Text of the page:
Thursday, July 9, 2009

Heterosexual Iraq War Veteran repeals "Don't Ask, Don't Tell"

U.S. Rep. and Iraq War Veteran Patrick Murphy is taking a stand against the "don't ask, don't tell" law for lesbians and gays in the military.

Murphy is a heterosexual former soldier, who is trying to gain support from small communities by speaking openly about sexual orientation and why it doesn't matter to a majority of soldiers.

"They could be on the ground right now in Iraq . . . producing vital intelligence that would help us win the war on terror," Murphy said in a Philadelphia Inquirer article. "When I was in Iraq . . . my men did not care if you were gay or straight; they just wanted to get the mission done and come home alive."

Even though Murphy said that a majority of the military does not care about sexual orientation, a 2006 Military Times poll showed that 58 percent of active-duty personnel support keeping "don't ask, don't tell."

Tommy Sears, executive director for the Center for Military Readiness, said that Murphy is "in a pretty serious minority as far as military people go."

Former President Bill Clinton first enacted the "don't ask, don't tell" law in 1993. Since then, the Philadelphia Inquirer said the law has led to the discharge of nearly 13,000 gay service members.

After running an avid campaign supporting the LGBT community, Clinton felt under pressure to pass a law that would expand gay rights, especially in the military.

Current President Barack Obama did the same thing, but has yet to follow through. In Obama's first few months as president, more than 100 soldiers were discharged because of their sexual orientation, reported.

And of the 13,000 service members, 58 Arabic speakers have been discharged since the terrorist attacks of Sept. 11, 2001.

Murphy said he has always been against the law and is going to meet with legislators in the coming weeks to find needed votes. Other heterosexual soldiers are also banning together to gain support. said that a "Voices of Honor" tour, sponsored by the Human Rights Campaign, will travel across the country to share stories of gay, lesbian and straight servicemen and women to gather support for the Military Readiness Enhancement Act, which would repeal "don't ask, don't tell."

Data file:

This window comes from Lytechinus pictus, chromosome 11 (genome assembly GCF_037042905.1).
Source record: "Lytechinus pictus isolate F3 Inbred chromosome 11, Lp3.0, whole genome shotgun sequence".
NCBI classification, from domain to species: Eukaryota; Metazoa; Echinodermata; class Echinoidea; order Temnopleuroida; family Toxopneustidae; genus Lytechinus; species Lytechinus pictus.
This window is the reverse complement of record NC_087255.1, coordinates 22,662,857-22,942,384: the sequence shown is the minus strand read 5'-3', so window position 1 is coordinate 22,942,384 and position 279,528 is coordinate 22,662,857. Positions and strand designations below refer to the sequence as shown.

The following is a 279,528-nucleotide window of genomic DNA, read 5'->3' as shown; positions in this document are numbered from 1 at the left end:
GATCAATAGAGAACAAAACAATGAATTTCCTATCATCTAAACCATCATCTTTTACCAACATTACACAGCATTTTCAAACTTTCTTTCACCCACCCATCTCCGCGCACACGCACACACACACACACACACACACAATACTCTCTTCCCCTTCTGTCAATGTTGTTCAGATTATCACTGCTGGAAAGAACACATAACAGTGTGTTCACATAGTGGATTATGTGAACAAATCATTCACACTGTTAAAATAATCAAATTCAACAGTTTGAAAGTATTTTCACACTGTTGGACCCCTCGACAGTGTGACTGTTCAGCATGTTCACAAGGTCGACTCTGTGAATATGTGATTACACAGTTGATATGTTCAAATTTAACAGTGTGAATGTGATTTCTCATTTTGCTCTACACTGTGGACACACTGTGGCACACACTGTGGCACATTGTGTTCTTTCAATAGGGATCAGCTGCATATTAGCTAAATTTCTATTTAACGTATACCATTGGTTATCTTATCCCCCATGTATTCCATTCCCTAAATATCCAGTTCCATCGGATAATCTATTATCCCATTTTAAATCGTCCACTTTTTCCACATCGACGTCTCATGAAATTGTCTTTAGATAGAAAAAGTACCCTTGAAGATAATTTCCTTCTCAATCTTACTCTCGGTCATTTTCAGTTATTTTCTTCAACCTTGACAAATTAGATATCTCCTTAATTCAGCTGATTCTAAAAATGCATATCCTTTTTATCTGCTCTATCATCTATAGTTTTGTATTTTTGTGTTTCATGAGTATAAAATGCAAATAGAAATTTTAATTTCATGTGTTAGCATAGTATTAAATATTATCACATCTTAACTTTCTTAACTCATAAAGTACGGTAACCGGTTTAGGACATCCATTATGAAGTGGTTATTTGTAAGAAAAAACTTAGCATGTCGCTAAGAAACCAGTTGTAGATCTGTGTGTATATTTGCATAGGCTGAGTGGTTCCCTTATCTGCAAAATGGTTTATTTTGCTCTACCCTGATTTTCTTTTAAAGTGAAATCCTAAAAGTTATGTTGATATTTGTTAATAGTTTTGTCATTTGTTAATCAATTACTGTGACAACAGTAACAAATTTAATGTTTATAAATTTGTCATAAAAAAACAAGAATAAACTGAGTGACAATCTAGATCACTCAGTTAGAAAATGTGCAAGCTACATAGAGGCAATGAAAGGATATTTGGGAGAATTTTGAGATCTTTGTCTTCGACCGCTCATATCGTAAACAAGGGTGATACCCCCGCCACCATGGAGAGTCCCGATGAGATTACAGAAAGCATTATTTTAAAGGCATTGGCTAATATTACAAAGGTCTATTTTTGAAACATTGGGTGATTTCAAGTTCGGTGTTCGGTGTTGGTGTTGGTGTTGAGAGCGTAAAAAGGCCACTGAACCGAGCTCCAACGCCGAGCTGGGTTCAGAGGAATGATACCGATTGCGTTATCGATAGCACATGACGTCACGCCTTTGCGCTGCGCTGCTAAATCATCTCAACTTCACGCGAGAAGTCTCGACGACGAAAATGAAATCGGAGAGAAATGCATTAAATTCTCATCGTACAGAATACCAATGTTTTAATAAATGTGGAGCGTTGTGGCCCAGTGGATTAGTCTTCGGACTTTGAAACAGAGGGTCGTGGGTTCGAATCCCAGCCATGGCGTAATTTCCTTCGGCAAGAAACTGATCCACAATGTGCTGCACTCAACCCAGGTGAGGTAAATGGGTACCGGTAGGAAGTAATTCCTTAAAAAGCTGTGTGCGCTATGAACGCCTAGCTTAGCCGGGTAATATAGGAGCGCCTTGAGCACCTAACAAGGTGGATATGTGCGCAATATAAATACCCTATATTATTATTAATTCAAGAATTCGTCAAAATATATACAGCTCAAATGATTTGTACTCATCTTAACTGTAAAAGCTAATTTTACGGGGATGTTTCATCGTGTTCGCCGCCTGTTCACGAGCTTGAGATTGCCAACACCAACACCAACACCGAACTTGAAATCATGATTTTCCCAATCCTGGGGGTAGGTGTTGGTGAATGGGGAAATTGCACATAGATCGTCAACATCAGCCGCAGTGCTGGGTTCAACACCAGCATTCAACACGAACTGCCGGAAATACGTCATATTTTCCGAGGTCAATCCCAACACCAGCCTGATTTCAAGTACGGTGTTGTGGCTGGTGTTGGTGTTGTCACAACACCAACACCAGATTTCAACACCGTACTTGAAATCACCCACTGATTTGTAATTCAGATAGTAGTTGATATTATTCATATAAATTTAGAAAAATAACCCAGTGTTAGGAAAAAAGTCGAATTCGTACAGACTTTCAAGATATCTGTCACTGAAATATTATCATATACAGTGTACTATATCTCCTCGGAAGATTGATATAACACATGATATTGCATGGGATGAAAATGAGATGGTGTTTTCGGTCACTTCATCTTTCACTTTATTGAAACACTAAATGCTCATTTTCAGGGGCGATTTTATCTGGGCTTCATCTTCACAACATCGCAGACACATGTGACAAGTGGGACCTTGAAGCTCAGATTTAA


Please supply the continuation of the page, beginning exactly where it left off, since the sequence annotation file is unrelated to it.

The Philadelphia Inquirer said the legislation to repeal "don't ask, don't tell" was first introduced in 2005 and is still in subcommittee. The bill may not come up for a House of Representatives vote this year, but it currently has 151 cosponsors.

The "don't ask, don't tell" law has been in effect for more than a decade, which is ridiculous. Even though some may view homosexuality as a sin, the military shouldn't treat people like plagues. In fact, they should be proud to have so many men and women willing to serve their country.

Controversy over gay rights always stems from religion, but what our government needs to remember is that there is a separation of church and state doctrine that clearly says "Congress shall make no law respecting an establishment of religion, or prohibiting the free exercise thereof..."

Bottom line: Soldiers of any race, gender or sexual orientation should be given equal rights in the military.

If you agree, sign Murphy's petition here.